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The trust started the project in 2018 with a grant from the Rodney Local Board to dredge the Warkworth Town Basin. It received $4 million from the Government last year.

Dredging nears completion Warkworth residents can look forward to the Mahurangi River buzzing with boats again next year as a $4 million dredging project reaches its final stage. Mahurangi River Restoration Trust’s Hugh Gladwell says about nine months’ work remains, with an expected completion date of next July. So far, 46,000 cubic metres of silt has been lifted out of the river and spread onto a farm near the river, where it is dried and buried. The trust had hoped the project would be finished this year, but it has been delayed by lockdowns and seasonal rain, preventing the silt from being dried. Hugh says the dredging has already made a difference to the river. Six kilometres of the eight kilometre stretch earmarked for dredging has been completed, allowing a depth of 1.5 metres at low tide. The river has so far been dredged from the Wilson cement works to Dawsons Creek. The remaining stretch from the cement works to the Warkworth town basin, although shorter, is the most challenging. Hugh says surveys show that this segment of the river has the most sediment. He expects that once the dredging project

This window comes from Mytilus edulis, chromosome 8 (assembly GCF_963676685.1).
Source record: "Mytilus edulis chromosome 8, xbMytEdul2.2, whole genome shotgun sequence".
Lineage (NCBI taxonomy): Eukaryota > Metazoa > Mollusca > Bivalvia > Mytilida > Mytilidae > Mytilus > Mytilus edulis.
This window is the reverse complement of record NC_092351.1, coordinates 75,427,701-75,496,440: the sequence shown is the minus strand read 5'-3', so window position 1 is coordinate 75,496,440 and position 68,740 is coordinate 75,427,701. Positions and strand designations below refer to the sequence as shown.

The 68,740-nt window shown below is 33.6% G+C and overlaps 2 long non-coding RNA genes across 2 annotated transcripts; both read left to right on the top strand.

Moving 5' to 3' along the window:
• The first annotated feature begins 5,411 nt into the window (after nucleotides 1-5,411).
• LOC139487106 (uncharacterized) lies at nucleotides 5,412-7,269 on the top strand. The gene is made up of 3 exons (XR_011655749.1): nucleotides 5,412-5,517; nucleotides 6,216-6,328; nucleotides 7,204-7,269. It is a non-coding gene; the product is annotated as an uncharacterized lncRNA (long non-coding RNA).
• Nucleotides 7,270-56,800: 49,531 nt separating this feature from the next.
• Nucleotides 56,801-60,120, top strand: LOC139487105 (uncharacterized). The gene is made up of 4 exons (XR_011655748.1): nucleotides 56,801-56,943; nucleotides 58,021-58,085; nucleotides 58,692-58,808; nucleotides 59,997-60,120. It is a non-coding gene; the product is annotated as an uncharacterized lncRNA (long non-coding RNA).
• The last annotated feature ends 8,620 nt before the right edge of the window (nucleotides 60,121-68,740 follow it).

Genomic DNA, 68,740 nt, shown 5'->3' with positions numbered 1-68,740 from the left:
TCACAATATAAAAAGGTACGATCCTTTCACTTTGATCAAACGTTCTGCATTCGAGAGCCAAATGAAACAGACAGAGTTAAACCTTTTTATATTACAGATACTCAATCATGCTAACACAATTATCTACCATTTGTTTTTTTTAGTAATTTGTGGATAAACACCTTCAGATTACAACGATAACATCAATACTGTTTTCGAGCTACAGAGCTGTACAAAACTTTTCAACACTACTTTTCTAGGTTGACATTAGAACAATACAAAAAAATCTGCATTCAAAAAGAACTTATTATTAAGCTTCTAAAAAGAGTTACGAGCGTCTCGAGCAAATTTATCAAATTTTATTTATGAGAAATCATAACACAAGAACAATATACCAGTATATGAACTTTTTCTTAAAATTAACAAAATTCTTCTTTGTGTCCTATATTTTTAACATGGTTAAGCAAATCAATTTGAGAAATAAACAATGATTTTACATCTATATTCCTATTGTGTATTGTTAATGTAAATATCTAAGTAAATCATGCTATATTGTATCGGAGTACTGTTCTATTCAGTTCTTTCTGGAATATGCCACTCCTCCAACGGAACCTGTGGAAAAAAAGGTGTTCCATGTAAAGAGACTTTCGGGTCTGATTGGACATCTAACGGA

is finished, the river will need maintenance dredging once every three years, similar to the Whangarei town basin. However, the estimated 100,000 cubic metres of extra water that will flow up the river as a result of dredging will help flush the river out. “It took 150 years for the river to degrade to this point,” Hugh says. He hopes that with ongoing riparian planting and Watercare’s work to divert its sewerage plant outfall from the river out to sea, the river will be clean enough to swim in. “Older Warkworth residents will recall swimming in the river as children, and we should be able to do that again.” Hugh thanked the Cookson family who have allowed the silt to be spread on their farm and have been patient with delays. “They have lived with a mud heap on their farm for five years. We are extremely grateful to them for putting up with it and letting us finish.” The river was historically a hub of maritime trade, but siltation caused by surrounding development has prevented all-tide access to boats, until now.

Lawrie Rd, Snells Beach Refuse & Recycling Centre Temporary changes

OPEN 8.30am - 4pm Saturday 25 - Thursday 30 September

Rubbish, greenwaste scrap metal disposal only CLOSED for Auckland Council site works Friday 1 October for approx. six weeks All hours updated on

Sayers seeks views on Three Waters Rodney Councillor Greg Sayers is surveying ratepayers’ on the Government’s Three Waters proposal. The reform proposes amalgamating all of Auckland’s water services (drinking water, wastewater and stormwater) with the Far North District Council, Whangarei District Council and the Kaipara District Council to create a new regional corporation, which will take over the running of all the water services. An Auckland Council Governing Body meeting was due to be held late last week to discuss the issue, but the survey will remain open until Council has to give a definitive